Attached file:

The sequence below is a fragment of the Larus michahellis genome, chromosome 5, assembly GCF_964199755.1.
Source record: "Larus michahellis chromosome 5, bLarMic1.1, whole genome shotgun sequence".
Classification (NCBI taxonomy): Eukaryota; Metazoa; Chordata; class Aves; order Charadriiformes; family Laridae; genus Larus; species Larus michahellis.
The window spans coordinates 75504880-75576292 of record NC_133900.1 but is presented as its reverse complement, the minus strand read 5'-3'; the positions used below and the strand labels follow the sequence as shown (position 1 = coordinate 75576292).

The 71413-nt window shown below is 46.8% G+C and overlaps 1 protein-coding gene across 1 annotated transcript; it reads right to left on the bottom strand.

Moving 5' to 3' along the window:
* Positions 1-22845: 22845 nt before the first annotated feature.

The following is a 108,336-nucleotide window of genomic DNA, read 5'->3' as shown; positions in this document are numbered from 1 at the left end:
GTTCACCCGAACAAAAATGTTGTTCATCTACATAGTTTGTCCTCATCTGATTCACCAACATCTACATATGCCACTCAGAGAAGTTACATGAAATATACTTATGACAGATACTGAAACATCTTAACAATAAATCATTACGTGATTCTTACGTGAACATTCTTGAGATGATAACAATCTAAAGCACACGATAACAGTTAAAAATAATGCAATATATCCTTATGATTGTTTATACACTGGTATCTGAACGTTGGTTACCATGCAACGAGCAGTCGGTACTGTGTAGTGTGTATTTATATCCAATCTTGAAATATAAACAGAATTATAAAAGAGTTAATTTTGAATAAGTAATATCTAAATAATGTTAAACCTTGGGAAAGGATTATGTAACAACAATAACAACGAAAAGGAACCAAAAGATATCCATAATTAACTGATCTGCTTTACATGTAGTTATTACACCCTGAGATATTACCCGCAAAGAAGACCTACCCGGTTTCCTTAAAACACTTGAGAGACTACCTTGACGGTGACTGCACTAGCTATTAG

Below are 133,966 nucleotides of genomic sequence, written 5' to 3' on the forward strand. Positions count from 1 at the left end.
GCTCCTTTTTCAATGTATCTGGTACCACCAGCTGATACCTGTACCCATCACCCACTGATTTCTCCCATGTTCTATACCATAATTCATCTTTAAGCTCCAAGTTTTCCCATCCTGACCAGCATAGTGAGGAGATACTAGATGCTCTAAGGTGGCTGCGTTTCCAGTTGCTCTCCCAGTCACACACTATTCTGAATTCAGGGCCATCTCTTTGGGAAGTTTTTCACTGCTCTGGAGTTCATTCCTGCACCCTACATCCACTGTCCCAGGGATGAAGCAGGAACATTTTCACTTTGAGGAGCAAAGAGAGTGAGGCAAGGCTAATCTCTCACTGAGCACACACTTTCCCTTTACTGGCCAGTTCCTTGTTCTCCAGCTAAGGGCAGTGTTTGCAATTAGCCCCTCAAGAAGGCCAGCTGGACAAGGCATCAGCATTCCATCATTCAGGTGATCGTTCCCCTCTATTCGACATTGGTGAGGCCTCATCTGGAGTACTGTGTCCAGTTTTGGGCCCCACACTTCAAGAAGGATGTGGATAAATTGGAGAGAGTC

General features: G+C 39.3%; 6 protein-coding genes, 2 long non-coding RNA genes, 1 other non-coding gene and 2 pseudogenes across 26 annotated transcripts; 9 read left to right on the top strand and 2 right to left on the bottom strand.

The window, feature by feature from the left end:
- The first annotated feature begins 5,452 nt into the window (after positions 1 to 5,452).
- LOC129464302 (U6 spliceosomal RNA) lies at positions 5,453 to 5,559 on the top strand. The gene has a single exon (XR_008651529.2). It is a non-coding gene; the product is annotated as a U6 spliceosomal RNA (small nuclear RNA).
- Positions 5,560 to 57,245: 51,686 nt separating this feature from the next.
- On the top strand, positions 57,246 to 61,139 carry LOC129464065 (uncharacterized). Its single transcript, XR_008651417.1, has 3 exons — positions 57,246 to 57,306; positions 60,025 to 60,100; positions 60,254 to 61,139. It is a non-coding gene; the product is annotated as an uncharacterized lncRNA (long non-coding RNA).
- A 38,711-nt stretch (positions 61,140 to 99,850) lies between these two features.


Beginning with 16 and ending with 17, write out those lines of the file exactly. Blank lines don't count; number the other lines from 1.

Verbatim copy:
- Positions 5,560 to 57,245: 51,686 nt separating this feature from the next.
- On the top strand, positions 57,246 to 61,139 carry LOC129464065 (uncharacterized). Its single transcript, XR_008651417.1, has 3 exons — positions 57,246 to 57,306; positions 60,025 to 60,100; positions 60,254 to 61,139. It is a non-coding gene; the product is annotated as an uncharacterized lncRNA (long non-coding RNA).